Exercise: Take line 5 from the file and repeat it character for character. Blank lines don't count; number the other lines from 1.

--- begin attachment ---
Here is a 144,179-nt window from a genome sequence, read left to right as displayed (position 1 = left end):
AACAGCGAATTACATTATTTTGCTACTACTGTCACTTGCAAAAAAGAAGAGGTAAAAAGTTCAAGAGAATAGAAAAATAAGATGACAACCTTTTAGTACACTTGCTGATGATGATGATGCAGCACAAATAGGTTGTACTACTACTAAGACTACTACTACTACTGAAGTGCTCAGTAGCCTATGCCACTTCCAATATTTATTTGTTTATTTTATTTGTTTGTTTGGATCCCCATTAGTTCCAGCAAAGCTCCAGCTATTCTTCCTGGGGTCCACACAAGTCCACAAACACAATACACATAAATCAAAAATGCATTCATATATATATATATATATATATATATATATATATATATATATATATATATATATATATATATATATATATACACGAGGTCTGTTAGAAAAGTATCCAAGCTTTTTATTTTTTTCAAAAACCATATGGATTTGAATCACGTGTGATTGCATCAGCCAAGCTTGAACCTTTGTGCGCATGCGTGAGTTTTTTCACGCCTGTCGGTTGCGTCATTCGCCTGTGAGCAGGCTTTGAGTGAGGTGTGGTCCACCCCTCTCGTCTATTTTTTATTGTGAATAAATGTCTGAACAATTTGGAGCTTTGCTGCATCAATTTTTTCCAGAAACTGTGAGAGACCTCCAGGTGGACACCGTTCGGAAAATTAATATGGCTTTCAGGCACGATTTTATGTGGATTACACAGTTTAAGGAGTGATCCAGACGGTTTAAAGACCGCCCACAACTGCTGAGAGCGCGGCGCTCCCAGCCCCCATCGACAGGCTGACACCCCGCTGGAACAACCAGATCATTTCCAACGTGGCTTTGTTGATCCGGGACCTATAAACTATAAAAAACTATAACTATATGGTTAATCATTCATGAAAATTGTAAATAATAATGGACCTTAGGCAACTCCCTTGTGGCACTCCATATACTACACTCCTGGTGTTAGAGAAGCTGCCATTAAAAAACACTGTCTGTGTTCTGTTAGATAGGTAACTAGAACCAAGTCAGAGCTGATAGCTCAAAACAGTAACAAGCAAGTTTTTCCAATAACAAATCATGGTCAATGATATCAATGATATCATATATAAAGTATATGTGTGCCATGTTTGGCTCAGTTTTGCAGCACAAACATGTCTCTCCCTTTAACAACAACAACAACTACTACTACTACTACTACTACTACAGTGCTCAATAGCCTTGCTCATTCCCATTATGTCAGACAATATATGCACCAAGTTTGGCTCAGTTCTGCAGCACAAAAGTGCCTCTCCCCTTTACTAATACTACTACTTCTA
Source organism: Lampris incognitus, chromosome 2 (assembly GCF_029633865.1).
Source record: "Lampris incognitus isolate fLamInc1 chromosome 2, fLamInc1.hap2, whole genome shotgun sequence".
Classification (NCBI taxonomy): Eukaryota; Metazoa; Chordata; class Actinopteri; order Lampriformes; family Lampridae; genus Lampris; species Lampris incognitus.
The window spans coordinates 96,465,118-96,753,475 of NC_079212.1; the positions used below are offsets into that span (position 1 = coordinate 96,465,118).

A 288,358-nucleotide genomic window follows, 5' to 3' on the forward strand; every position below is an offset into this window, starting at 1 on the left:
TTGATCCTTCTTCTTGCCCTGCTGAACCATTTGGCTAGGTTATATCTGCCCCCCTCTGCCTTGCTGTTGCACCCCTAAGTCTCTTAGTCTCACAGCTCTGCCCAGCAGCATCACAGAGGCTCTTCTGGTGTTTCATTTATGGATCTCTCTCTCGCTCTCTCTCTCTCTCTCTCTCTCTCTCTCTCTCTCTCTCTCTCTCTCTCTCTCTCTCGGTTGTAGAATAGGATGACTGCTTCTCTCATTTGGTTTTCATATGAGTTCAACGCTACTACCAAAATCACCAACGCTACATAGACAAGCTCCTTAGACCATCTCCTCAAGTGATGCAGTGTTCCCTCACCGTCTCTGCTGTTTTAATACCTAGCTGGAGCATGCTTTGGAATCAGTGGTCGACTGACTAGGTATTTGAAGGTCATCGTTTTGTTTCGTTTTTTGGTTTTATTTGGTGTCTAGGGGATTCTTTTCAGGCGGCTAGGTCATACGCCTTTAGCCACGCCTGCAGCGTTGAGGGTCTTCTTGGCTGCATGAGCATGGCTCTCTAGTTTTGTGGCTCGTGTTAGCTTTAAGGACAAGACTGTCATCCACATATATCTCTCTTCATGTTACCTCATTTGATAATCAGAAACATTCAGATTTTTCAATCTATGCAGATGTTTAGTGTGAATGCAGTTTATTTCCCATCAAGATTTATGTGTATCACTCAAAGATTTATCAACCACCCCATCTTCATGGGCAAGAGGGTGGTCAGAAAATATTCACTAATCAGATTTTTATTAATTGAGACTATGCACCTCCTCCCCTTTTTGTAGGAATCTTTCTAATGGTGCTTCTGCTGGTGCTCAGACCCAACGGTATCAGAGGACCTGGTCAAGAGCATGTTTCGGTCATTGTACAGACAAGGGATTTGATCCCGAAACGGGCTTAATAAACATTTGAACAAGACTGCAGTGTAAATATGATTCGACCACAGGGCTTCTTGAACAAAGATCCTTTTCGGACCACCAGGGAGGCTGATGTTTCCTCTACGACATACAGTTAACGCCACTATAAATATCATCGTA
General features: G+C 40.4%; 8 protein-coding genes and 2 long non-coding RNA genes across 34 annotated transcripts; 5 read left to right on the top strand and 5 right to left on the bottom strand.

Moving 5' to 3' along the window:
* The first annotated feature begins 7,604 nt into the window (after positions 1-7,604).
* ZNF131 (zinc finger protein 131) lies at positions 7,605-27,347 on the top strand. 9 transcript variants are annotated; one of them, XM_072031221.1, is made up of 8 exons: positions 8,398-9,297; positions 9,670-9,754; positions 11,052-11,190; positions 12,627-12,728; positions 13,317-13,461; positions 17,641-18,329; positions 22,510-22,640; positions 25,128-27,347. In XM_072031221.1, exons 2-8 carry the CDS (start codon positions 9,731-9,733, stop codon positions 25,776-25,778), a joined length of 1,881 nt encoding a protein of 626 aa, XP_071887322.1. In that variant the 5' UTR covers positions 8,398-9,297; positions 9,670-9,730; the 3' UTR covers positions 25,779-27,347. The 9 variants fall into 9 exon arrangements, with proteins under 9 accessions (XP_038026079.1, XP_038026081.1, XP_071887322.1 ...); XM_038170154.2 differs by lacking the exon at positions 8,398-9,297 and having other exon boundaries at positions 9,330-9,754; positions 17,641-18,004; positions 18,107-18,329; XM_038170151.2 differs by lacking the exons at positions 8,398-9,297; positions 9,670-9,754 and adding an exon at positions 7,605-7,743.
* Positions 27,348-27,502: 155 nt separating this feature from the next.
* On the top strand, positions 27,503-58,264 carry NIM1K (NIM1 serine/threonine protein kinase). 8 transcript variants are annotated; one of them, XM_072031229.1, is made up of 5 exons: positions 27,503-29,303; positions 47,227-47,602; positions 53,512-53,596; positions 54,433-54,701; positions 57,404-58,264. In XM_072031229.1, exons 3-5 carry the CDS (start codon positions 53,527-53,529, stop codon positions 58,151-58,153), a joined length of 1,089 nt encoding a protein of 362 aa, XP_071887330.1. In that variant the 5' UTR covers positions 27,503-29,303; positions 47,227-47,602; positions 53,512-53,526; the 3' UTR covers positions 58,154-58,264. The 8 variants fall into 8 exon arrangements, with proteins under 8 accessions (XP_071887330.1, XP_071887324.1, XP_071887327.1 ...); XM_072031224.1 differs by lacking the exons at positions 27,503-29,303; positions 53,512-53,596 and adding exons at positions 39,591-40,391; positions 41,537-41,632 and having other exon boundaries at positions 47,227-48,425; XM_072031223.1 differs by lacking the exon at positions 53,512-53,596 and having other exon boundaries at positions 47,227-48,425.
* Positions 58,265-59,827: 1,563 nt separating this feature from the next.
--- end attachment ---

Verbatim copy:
Classification (NCBI taxonomy): Eukaryota; Metazoa; Chordata; class Actinopteri; order Lampriformes; family Lampridae; genus Lampris; species Lampris incognitus.